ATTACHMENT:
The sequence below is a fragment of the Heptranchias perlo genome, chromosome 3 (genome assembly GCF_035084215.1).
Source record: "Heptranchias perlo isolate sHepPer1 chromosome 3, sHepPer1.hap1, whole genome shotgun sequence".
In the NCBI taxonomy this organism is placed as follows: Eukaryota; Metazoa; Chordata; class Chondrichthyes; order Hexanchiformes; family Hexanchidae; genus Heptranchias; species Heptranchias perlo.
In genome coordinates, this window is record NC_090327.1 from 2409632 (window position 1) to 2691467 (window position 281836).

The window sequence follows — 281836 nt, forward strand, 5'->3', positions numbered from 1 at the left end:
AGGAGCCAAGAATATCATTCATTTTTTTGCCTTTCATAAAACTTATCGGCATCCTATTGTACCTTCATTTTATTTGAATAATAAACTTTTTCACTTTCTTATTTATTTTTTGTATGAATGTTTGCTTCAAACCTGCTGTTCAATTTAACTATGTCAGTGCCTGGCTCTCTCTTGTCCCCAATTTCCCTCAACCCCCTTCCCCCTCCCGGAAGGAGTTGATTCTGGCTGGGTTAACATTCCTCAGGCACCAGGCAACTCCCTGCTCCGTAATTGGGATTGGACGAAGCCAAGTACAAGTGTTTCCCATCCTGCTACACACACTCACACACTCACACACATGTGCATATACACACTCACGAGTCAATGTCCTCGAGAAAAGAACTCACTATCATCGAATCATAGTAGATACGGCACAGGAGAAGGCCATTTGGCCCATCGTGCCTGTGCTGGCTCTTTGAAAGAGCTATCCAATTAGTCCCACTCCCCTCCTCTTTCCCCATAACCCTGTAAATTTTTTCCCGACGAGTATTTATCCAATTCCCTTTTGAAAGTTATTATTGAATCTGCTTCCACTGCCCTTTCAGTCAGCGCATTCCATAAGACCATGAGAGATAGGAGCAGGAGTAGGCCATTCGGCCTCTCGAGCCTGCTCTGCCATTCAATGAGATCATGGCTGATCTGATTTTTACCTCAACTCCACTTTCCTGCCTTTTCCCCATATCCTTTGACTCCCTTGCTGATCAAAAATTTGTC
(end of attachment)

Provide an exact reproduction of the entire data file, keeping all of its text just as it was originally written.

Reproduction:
The sequence below is a fragment of the Heptranchias perlo genome, chromosome 3 (genome assembly GCF_035084215.1).
Source record: "Heptranchias perlo isolate sHepPer1 chromosome 3, sHepPer1.hap1, whole genome shotgun sequence".
In the NCBI taxonomy this organism is placed as follows: Eukaryota; Metazoa; Chordata; class Chondrichthyes; order Hexanchiformes; family Hexanchidae; genus Heptranchias; species Heptranchias perlo.
In genome coordinates, this window is record NC_090327.1 from 2409632 (window position 1) to 2691467 (window position 281836).

The window sequence follows — 281836 nt, forward strand, 5'->3', positions numbered from 1 at the left end:
AGGAGCCAAGAATATCATTCATTTTTTTGCCTTTCATAAAACTTATCGGCATCCTATTGTACCTTCATTTTATTTGAATAATAAACTTTTTCACTTTCTTATTTATTTTTTGTATGAATGTTTGCTTCAAACCTGCTGTTCAATTTAACTATGTCAGTGCCTGGCTCTCTCTTGTCCCCAATTTCCCTCAACCCCCTTCCCCCTCCCGGAAGGAGTTGATTCTGGCTGGGTTAACATTCCTCAGGCACCAGGCAACTCCCTGCTCCGTAATTGGGATTGGACGAAGCCAAGTACAAGTGTTTCCCATCCTGCTACACACACTCACACACTCACACACATGTGCATATACACACTCACGAGTCAATGTCCTCGAGAAAAGAACTCACTATCATCGAATCATAGTAGATACGGCACAGGAGAAGGCCATTTGGCCCATCGTGCCTGTGCTGGCTCTTTGAAAGAGCTATCCAATTAGTCCCACTCCCCTCCTCTTTCCCCATAACCCTGTAAATTTTTTCCCGACGAGTATTTATCCAATTCCCTTTTGAAAGTTATTATTGAATCTGCTTCCACTGCCCTTTCAGTCAGCGCATTCCATAAGACCATGAGAGATAGGAGCAGGAGTAGGCCATTCGGCCTCTCGAGCCTGCTCTGCCATTCAATGAGATCATGGCTGATCTGATTTTTACCTCAACTCCACTTTCCTGCCTTTTCCCCATATCCTTTGACTCCCTTGCTGATCAAAAATTTGTC